* Add, edit and catalog content
* Searching
* Add a comment
* Participate in forums
* Respond to polls
* Working on collaborative writing projects
* Enter and view user profiles
* Communicate with users and site administrators
* Change the appearance of the site using graphical themes already developed and ready for use
* Create multiple levels of menu navigation structure
* Locate the interface in different languages, allowing the user to choose
* Provide RSS feeds
* Aggregate and submit the RSS content from other sites
* Record new users and manage accounts
* Manage in a granular roles and permissions for individual users or entire groups
* Use rules to prevent access to the site to specific users by name, email address, IP address
* Collecting and presenting detailed site stats
* Manage caching and throttling, functionality that lets you disable some modules / blocks in the case of high traffic site
* Create and specify various filters on the input of users and different content models
* Generate easy to remember addresses, allowing a better rating in search engines

In addition, the site contains hundreds of free modules Drupal community developed. Some of the features provided by the modules developed or improved by users:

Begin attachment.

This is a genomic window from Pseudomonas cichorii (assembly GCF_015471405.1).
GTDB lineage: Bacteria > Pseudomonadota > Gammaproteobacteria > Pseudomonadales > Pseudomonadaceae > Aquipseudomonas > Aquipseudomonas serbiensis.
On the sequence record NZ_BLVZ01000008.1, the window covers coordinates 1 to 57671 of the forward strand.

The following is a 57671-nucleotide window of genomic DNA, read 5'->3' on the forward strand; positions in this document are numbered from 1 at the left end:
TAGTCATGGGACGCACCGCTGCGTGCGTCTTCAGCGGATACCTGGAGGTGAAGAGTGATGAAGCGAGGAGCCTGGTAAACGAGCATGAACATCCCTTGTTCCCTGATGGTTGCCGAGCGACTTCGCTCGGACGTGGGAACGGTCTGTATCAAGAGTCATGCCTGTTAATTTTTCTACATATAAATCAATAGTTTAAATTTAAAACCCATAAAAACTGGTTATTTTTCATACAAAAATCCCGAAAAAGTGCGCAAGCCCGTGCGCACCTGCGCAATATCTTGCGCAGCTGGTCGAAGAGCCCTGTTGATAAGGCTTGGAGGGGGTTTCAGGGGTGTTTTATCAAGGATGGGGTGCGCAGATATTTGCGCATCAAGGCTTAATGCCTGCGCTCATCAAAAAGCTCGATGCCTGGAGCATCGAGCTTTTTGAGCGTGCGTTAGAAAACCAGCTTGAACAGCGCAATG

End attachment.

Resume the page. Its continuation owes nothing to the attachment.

* E-commerce
* Editorial Workflow
* Photo Gallery
* Self-managed groups
* Google Sitemaps
* Maintenance of mailing list
* Integration with CVS
* Manage pictures and video
* Manage third-party services (Adsense, AuctionAds, Technorati, etc.).
* Add functionality Javascript and Ajax

Tracking System Version

update_status, a new module available for Drupal 5.x (it will be part of the ‘core’ in Drupal 6.0) automatically notifies the operator of the site when they are released new versions of installed modules and themes.


Most of the themes for Drupal are created using the system or the system XTemplate PHPTemplate. In the past, people used themes developed in PHP only.

Previous versions of the mechanism for the Drupal themes have been criticized for being less design-oriented and more complex than the systems of Mambo and Plone. The inclusion in Drupal PHPTemplate and XTemplate systems were a response to some of these criticisms.


In August 2007, the Drupal interface translations are available in 37 languages other than English (the default). The supported languages will include some with writing from right to left like Arabic and Hebrew.